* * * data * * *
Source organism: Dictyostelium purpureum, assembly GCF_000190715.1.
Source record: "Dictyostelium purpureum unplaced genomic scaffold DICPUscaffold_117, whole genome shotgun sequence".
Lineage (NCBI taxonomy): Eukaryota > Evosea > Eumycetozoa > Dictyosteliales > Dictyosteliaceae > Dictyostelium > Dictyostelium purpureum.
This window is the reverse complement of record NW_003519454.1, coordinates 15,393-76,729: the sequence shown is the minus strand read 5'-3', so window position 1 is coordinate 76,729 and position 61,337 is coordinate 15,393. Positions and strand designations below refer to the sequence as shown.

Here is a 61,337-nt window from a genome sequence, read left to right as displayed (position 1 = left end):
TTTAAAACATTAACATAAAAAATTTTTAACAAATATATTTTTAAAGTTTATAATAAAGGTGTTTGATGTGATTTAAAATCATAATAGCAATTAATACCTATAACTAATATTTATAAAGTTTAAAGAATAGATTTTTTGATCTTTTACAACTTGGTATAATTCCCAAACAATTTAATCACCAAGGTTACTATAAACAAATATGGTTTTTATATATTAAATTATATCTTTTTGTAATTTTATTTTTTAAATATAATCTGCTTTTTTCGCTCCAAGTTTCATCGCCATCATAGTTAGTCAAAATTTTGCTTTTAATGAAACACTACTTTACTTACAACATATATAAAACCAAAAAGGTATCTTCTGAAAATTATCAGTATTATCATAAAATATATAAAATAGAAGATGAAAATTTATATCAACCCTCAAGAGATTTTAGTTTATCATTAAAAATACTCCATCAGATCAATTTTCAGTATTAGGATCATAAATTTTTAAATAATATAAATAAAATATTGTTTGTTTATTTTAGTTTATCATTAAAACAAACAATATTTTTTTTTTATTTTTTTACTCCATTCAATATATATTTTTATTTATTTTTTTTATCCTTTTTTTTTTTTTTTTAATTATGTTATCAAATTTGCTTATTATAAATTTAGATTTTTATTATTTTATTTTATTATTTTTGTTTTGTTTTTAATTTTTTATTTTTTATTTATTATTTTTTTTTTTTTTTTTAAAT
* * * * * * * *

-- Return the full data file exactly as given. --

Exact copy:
Source organism: Dictyostelium purpureum, assembly GCF_000190715.1.
Source record: "Dictyostelium purpureum unplaced genomic scaffold DICPUscaffold_117, whole genome shotgun sequence".
Lineage (NCBI taxonomy): Eukaryota > Evosea > Eumycetozoa > Dictyosteliales > Dictyosteliaceae > Dictyostelium > Dictyostelium purpureum.
This window is the reverse complement of record NW_003519454.1, coordinates 15,393-76,729: the sequence shown is the minus strand read 5'-3', so window position 1 is coordinate 76,729 and position 61,337 is coordinate 15,393. Positions and strand designations below refer to the sequence as shown.

Here is a 61,337-nt window from a genome sequence, read left to right as displayed (position 1 = left end):
TTTAAAACATTAACATAAAAAATTTTTAACAAATATATTTTTAAAGTTTATAATAAAGGTGTTTGATGTGATTTAAAATCATAATAGCAATTAATACCTATAACTAATATTTATAAAGTTTAAAGAATAGATTTTTTGATCTTTTACAACTTGGTATAATTCCCAAACAATTTAATCACCAAGGTTACTATAAACAAATATGGTTTTTATATATTAAATTATATCTTTTTGTAATTTTATTTTTTAAATATAATCTGCTTTTTTCGCTCCAAGTTTCATCGCCATCATAGTTAGTCAAAATTTTGCTTTTAATGAAACACTACTTTACTTACAACATATATAAAACCAAAAAGGTATCTTCTGAAAATTATCAGTATTATCATAAAATATATAAAATAGAAGATGAAAATTTATATCAACCCTCAAGAGATTTTAGTTTATCATTAAAAATACTCCATCAGATCAATTTTCAGTATTAGGATCATAAATTTTTAAATAATATAAATAAAATATTGTTTGTTTATTTTAGTTTATCATTAAAACAAACAATATTTTTTTTTTATTTTTTTACTCCATTCAATATATATTTTTATTTATTTTTTTTATCCTTTTTTTTTTTTTTTTAATTATGTTATCAAATTTGCTTATTATAAATTTAGATTTTTATTATTTTATTTTATTATTTTTGTTTTGTTTTTAATTTTTTATTTTTTATTTATTATTTTTTTTTTTTTTTTTAAAT